Wiles was not present on July 21, 2021, when Trump waved around a Defense Department plan to invade Iran as a rebuttal to a New Yorker piece describing efforts by the Chairman on the Joint Chiefs of Staff Mark Milley to stop Trump from starting a war during the transition as part of his desperate attempt to stay in power.
“This totally wins my case, you know. Except it is like, highly confidential. Secret. This is secret information,” he burbled on audio obtained by CNN, adding, “As president I could have declassified it. Now I can’t, but this is still a secret.”
The audience for this particular outburst, which shows up in the recent indictment as a new charge (#32) for presentation concerning military activity in a foreign country, included Mark Meadows’s biographers, Trump spokeswoman Liz Harrington, and his assistant Margo Martin, who records his interviews as a matter of course since Trump doesn’t trust the press. Which was mighty convenient for Jack Smith!
And if you’re having trouble keeping the dramatis personae here straight, it’s because the whole thing is a Keystone Cops comedy where the protagonist is a cartoon villain who swipes oversized love notes from murderous despots and stashes military secrets in his pool locker.
Normal people don’t pratfall into violating the Espionage Act because they think that national defense documents are cool keepsakes to have around. But normal people also don’t spend 70 years cultivating a reputation as serial philanderers, only to hold themselves out as avatars of Christian values. So perhaps it was inevitable that we’d wind up here, with the former president facing a decade in jail for crimes so mind-numbingly stupid, and yet so extensively documented.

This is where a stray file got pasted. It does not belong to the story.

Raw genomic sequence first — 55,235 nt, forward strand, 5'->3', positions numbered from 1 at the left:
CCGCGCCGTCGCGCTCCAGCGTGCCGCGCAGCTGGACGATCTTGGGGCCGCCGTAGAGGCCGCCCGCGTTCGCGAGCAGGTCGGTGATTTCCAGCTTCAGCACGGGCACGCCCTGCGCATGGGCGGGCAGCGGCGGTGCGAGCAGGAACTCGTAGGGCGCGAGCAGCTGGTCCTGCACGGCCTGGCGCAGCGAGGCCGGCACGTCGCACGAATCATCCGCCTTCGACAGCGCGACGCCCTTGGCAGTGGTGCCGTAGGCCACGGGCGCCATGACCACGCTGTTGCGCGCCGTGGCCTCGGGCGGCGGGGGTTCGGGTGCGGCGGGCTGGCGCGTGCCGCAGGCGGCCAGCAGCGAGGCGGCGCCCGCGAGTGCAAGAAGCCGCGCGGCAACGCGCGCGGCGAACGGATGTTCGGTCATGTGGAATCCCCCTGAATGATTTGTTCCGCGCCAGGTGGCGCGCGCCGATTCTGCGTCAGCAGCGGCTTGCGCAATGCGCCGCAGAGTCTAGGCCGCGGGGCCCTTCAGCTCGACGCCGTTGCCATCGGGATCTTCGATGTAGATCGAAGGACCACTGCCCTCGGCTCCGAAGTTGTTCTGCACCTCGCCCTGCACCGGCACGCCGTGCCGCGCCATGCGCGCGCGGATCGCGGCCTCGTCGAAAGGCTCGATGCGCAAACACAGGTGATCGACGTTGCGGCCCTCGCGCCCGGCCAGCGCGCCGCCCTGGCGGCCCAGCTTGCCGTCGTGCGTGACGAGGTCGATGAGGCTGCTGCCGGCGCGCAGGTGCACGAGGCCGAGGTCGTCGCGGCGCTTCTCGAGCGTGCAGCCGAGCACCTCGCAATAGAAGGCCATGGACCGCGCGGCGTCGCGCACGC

From the boxes in the bathroom, to the flashlights in the tunnel. From the lawyer fresh off a stint at OAN, to the lawyer dictating a long memo explaining that his client instructed him to defy a grand jury subpoena. From Trump recording himself disseminating national defense information, to his goons getting caught on camera trying to destroy the security footage.
It’s all so offensively dumb!
Shushing emojis? Seriously?
If the writers weren't already on strike, they'd walk out in protest. Next we'll find out that the security camera footage was destroyed in a conveniently timed flood.
That’s it for today